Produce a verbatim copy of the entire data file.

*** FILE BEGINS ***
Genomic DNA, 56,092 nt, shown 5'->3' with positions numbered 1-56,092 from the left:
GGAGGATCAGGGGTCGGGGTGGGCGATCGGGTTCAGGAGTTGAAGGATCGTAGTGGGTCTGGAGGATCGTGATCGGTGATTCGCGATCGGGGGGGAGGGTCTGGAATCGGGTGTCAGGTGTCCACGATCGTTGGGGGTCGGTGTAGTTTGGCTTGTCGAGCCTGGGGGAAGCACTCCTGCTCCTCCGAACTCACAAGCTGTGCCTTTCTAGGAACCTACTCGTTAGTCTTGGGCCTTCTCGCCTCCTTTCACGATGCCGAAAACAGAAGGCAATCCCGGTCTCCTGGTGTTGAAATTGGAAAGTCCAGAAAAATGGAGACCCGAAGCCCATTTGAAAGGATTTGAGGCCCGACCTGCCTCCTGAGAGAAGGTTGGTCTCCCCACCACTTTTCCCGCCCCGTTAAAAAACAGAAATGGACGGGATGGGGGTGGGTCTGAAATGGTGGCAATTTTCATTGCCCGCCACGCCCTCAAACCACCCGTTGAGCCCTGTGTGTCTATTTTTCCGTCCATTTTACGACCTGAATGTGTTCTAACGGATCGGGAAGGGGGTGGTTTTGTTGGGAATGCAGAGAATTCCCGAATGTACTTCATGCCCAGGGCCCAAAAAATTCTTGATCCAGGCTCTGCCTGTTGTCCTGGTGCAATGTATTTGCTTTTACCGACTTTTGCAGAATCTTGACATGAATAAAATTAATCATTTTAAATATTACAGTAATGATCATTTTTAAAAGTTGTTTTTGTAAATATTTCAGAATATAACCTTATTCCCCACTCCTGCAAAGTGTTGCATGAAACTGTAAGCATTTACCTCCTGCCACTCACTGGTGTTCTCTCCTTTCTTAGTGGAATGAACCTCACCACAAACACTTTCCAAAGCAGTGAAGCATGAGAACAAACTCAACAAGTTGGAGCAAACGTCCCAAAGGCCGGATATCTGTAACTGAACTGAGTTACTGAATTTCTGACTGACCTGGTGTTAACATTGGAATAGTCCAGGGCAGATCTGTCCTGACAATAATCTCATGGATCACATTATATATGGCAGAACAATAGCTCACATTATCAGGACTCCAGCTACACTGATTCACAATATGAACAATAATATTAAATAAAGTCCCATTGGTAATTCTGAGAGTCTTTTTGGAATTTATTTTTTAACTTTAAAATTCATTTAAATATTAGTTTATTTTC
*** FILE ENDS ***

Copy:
Genomic DNA, 56,092 nt, shown 5'->3' with positions numbered 1-56,092 from the left:
GGAGGATCAGGGGTCGGGGTGGGCGATCGGGTTCAGGAGTTGAAGGATCGTAGTGGGTCTGGAGGATCGTGATCGGTGATTCGCGATCGGGGGGGAGGGTCTGGAATCGGGTGTCAGGTGTCCACGATCGTTGGGGGTCGGTGTAGTTTGGCTTGTCGAGCCTGGGGGAAGCACTCCTGCTCCTCCGAACTCACAAGCTGTGCCTTTCTAGGAACCTACTCGTTAGTCTTGGGCCTTCTCGCCTCCTTTCACGATGCCGAAAACAGAAGGCAATCCCGGTCTCCTGGTGTTGAAATTGGAAAGTCCAGAAAAATGGAGACCCGAAGCCCATTTGAAAGGATTTGAGGCCCGACCTGCCTCCTGAGAGAAGGTTGGTCTCCCCACCACTTTTCCCGCCCCGTTAAAAAACAGAAATGGACGGGATGGGGGTGGGTCTGAAATGGTGGCAATTTTCATTGCCCGCCACGCCCTCAAACCACCCGTTGAGCCCTGTGTGTCTATTTTTCCGTCCATTTTACGACCTGAATGTGTTCTAACGGATCGGGAAGGGGGTGGTTTTGTTGGGAATGCAGAGAATTCCCGAATGTACTTCATGCCCAGGGCCCAAAAAATTCTTGATCCAGGCTCTGCCTGTTGTCCTGGTGCAATGTATTTGCTTTTACCGACTTTTGCAGAATCTTGACATGAATAAAATTAATCATTTTAAATATTACAGTAATGATCATTTTTAAAAGTTGTTTTTGTAAATATTTCAGAATATAACCTTATTCCCCACTCCTGCAAAGTGTTGCATGAAACTGTAAGCATTTACCTCCTGCCACTCACTGGTGTTCTCTCCTTTCTTAGTGGAATGAACCTCACCACAAACACTTTCCAAAGCAGTGAAGCATGAGAACAAACTCAACAAGTTGGAGCAAACGTCCCAAAGGCCGGATATCTGTAACTGAACTGAGTTACTGAATTTCTGACTGACCTGGTGTTAACATTGGAATAGTCCAGGGCAGATCTGTCCTGACAATAATCTCATGGATCACATTATATATGGCAGAACAATAGCTCACATTATCAGGACTCCAGCTACACTGATTCACAATATGAACAATAATATTAAATAAAGTCCCATTGGTAATTCTGAGAGTCTTTTTGGAATTTATTTTTTAACTTTAAAATTCATTTAAATATTAGTTTATTTTC